Author: Anne-Marie L Wegeberg1,2, Tina Okdahl1, Tina Fløyel3, Christina Brock1,2, Niels Ejskjaer2,4,5, Sam Riahi6, Flemming Pociot3,7, Joachim Størling3,8, Birgitte Brock3
1 Mech-Sense, Department of Gastroenterology and Hepatology, Aalborg University Hospital, Aalborg, Denmark.
2 Clinical Institute, Aalborg University, Aalborg, Denmark.
3 Steno Diabetes Center Copenhagen, Gentofte, Denmark.
4 Steno Diabetes Center North Denmark, Aalborg University Hospital, Aalborg, Denmark.
5 Department of Endocrinology, Aalborg University Hospital, Aalborg, Denmark.
6 Department of Cardiology, Aalborg University Hospital, Denmark.
7 Faculty of Health and Medical Sciences, University of Copenhagen, Copenhagen, Denmark.
8 Department of Biomedical Sciences, University of Copenhagen, Copenhagen, Denmark.
Conference/Journal: Mediators Inflamm
Date published: 2020 Aug 18
Other: Volume ID: 2020 , Pages: 3590389 , Special Notes: doi: 10.1155/2020/3590389. , Word Count: 270
A neuroimmune communication exists, and compelling evidence suggests that diabetic neuropathy and systemic inflammation are linked. Our aims were (1) to investigate biomarkers of the ongoing inflammation processes including cytokines, adhesion molecules, and chemokines and (2) to associate the findings with cardiovascular autonomic neuropathy in type 1 diabetes by measuring heart rate variability and cardiac vagal tone.
Materials and methods:
We included 104 adults with type 1 diabetes. Heart rate variability, time domain, and frequency domains were calculated from a 24-hour Holter electrocardiogram, while cardiac vagal tone was determined from a 5-minute electrocardiogram. Cytokines (interleukin- (IL-) 1α, IL-4, IL-12p70, IL-13, IL-17, and tumor necrosis factor- (TNF-) α), adhesion molecules (E-selectin, P-selectin, and intercellular adhesion molecule- (ICAM-) 1), and chemokines (chemokine (C-C motif) ligand (CCL)2, CCL3, CCL4, and C-X-C motif chemokine (CXCL)10) were assessed using a Luminex multiplexing technology. Associations between concentrations of inflammatory biomarkers and continuous variables of heart rate variability and cardiac vagal tone were estimated using multivariable linear regression adjusting for age, sex, disease duration, and smoking.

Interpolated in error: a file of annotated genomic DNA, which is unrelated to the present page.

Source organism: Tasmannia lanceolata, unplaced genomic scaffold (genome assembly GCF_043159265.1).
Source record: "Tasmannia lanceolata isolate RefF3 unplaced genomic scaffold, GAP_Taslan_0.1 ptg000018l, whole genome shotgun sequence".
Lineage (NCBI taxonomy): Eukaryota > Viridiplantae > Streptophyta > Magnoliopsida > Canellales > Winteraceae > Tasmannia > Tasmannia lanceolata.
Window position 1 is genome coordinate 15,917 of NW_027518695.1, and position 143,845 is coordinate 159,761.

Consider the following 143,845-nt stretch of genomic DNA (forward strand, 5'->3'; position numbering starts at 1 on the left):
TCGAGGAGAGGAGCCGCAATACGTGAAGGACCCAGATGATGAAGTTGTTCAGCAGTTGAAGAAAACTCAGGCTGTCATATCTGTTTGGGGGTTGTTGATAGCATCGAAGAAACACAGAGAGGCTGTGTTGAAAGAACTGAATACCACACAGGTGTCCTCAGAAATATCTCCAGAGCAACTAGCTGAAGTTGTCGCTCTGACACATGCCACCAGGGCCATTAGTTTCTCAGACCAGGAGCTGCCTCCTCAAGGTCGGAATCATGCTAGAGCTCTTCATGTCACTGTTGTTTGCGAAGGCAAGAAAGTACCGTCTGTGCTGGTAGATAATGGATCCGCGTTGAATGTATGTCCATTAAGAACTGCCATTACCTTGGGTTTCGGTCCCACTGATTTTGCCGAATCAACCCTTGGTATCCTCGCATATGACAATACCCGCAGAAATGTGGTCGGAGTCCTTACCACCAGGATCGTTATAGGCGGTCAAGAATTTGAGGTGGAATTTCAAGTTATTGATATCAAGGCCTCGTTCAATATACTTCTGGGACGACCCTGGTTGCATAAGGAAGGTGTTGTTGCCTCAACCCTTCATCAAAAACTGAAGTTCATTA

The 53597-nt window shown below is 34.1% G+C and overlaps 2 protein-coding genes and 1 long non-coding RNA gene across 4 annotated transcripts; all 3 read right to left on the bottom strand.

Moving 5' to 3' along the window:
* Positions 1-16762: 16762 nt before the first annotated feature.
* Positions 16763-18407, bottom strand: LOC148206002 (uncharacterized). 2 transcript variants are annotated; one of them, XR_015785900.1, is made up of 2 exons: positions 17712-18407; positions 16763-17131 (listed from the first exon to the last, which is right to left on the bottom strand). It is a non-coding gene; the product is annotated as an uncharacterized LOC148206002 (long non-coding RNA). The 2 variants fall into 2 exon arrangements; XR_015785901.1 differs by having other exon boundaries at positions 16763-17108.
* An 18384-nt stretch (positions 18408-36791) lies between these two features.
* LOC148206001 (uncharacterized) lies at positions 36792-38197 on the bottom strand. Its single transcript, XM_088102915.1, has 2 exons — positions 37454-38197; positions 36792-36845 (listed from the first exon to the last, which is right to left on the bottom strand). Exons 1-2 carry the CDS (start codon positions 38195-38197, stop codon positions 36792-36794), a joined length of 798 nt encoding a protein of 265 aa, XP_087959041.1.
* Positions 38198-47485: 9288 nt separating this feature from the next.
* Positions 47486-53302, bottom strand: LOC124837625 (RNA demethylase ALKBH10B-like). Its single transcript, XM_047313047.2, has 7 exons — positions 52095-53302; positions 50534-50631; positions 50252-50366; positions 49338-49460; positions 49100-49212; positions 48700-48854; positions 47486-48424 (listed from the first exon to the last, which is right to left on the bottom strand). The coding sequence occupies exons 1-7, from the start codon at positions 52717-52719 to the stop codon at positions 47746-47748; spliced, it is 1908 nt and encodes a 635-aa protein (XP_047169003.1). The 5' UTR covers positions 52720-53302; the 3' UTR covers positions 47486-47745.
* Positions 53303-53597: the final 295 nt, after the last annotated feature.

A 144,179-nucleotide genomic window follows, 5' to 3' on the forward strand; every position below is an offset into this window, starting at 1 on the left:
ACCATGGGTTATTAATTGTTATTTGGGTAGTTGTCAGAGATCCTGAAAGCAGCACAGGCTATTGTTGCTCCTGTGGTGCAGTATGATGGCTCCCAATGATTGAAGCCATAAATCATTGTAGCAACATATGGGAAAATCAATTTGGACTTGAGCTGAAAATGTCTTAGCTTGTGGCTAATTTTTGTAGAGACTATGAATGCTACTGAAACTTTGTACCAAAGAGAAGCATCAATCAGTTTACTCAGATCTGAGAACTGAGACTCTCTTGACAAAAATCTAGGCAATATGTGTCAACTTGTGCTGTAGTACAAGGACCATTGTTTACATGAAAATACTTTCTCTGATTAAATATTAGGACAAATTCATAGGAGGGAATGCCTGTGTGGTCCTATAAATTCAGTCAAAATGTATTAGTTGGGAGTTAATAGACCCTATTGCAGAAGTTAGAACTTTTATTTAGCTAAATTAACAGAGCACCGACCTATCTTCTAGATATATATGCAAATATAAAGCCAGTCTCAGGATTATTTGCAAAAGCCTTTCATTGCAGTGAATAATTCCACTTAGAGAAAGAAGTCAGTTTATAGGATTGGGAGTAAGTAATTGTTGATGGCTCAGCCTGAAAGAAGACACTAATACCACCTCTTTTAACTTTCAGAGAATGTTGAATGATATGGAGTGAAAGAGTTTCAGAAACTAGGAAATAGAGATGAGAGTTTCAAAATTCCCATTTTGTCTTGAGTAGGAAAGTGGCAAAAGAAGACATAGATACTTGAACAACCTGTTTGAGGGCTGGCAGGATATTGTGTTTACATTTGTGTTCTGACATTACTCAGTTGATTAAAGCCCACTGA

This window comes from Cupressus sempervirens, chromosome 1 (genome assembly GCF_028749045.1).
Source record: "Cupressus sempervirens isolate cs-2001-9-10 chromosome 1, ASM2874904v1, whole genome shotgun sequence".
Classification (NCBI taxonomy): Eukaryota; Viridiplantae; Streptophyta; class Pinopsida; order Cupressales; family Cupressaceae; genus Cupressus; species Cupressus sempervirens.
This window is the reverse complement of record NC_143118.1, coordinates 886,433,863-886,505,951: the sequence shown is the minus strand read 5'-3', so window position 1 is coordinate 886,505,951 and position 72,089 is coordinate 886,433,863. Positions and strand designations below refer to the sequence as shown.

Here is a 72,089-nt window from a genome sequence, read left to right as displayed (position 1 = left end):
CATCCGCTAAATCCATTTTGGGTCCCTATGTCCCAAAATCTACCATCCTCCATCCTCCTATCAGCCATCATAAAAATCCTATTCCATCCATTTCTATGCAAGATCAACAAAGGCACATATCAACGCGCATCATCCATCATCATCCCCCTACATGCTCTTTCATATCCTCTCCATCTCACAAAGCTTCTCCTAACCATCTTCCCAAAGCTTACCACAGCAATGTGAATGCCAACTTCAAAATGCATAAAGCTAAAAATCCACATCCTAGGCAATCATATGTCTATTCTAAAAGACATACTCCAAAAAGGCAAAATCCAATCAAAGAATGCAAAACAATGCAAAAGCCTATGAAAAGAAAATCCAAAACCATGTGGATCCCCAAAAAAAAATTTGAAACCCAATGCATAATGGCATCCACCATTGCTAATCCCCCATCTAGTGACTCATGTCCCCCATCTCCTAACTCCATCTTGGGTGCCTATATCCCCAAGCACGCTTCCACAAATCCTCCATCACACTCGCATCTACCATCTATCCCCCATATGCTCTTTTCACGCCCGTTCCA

Participants with the presence of cardiovascular autonomic neuropathy had higher systemic levels of IL-1α, IL-4, CCL2, and E-selectin than those without cardiovascular autonomic neuropathy. IL-1α, IL-4, IL-12, TNF-α, and E-selectin were inversely associated with both sympathetic and parasympathetic heart rate variability measures (p > 0.01). Discussion. Our results show that several pro- and anti-inflammatory factors, believed to be involved in the progression of diabetic polyneuropathy, are associated with cardiovascular autonomic neuropathy, suggesting that these factors may also contribute to the pathogenesis of cardiovascular autonomic neuropathy. Our findings emphasize the importance of the neuroimmune regulatory system in the pathogenesis of neuropathy in type 1 diabetes.
PMID: 32908447 PMCID: PMC7450314 DOI: 10.1155/2020/3590389